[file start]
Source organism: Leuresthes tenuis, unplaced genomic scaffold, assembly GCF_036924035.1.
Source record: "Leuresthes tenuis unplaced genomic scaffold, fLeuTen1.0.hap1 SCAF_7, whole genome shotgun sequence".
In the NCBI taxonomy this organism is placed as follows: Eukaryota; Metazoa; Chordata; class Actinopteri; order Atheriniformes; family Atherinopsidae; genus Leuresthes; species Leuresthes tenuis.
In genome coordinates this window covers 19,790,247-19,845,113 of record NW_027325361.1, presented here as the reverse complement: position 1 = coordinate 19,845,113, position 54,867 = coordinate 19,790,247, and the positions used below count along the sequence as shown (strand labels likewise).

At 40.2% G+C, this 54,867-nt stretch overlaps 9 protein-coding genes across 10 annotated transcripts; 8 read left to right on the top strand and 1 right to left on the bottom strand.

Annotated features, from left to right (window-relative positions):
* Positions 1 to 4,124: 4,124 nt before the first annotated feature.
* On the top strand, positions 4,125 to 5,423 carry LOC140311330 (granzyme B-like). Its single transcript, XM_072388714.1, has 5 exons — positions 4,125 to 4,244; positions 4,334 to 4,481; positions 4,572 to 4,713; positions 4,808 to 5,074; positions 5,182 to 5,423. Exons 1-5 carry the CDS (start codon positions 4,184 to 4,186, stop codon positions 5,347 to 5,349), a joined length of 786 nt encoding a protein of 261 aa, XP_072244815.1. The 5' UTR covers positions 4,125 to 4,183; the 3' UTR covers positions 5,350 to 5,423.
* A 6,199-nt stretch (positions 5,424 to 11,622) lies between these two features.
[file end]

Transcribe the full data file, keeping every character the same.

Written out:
Source organism: Leuresthes tenuis, unplaced genomic scaffold, assembly GCF_036924035.1.
Source record: "Leuresthes tenuis unplaced genomic scaffold, fLeuTen1.0.hap1 SCAF_7, whole genome shotgun sequence".
In the NCBI taxonomy this organism is placed as follows: Eukaryota; Metazoa; Chordata; class Actinopteri; order Atheriniformes; family Atherinopsidae; genus Leuresthes; species Leuresthes tenuis.
In genome coordinates this window covers 19,790,247-19,845,113 of record NW_027325361.1, presented here as the reverse complement: position 1 = coordinate 19,845,113, position 54,867 = coordinate 19,790,247, and the positions used below count along the sequence as shown (strand labels likewise).

At 40.2% G+C, this 54,867-nt stretch overlaps 9 protein-coding genes across 10 annotated transcripts; 8 read left to right on the top strand and 1 right to left on the bottom strand.

Annotated features, from left to right (window-relative positions):
* Positions 1 to 4,124: 4,124 nt before the first annotated feature.
* On the top strand, positions 4,125 to 5,423 carry LOC140311330 (granzyme B-like). Its single transcript, XM_072388714.1, has 5 exons — positions 4,125 to 4,244; positions 4,334 to 4,481; positions 4,572 to 4,713; positions 4,808 to 5,074; positions 5,182 to 5,423. Exons 1-5 carry the CDS (start codon positions 4,184 to 4,186, stop codon positions 5,347 to 5,349), a joined length of 786 nt encoding a protein of 261 aa, XP_072244815.1. The 5' UTR covers positions 4,125 to 4,183; the 3' UTR covers positions 5,350 to 5,423.
* A 6,199-nt stretch (positions 5,424 to 11,622) lies between these two features.